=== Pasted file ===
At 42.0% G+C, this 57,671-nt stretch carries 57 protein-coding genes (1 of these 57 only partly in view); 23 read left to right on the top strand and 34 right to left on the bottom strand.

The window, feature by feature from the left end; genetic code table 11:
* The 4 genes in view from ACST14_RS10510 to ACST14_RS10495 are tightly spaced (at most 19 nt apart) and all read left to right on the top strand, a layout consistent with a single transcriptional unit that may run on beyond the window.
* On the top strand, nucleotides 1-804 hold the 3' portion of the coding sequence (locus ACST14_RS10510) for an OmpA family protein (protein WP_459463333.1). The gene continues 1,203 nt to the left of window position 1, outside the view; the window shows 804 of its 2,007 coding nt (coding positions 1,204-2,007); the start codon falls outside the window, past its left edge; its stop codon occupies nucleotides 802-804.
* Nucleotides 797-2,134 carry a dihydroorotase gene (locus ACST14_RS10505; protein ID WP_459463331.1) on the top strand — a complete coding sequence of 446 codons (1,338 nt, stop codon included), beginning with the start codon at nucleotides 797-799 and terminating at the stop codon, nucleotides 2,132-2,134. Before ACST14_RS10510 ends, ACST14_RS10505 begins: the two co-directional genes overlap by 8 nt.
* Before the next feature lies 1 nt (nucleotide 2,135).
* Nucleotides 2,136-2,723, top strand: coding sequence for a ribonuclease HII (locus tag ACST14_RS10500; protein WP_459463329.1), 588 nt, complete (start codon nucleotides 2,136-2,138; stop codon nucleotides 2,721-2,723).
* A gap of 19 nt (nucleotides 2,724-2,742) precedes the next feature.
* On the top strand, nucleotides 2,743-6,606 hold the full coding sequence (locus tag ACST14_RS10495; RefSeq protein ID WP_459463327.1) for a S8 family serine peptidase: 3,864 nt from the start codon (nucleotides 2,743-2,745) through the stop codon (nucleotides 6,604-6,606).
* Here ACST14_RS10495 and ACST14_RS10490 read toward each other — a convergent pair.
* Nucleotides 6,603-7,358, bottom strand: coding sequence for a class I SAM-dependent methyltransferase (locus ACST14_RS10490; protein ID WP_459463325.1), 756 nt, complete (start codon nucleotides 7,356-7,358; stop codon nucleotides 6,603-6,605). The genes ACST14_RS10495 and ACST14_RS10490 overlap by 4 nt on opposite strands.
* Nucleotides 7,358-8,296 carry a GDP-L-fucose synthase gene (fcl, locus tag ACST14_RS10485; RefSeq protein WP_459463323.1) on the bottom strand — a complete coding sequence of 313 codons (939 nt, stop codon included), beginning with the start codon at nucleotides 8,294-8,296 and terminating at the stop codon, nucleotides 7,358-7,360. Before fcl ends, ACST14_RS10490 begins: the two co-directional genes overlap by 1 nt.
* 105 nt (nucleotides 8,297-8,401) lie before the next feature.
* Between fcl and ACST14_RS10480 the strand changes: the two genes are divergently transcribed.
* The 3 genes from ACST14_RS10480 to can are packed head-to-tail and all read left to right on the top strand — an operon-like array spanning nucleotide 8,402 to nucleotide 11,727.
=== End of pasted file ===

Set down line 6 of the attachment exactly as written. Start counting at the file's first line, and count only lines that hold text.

* Before the next feature lies 1 nt (nucleotide 2,135).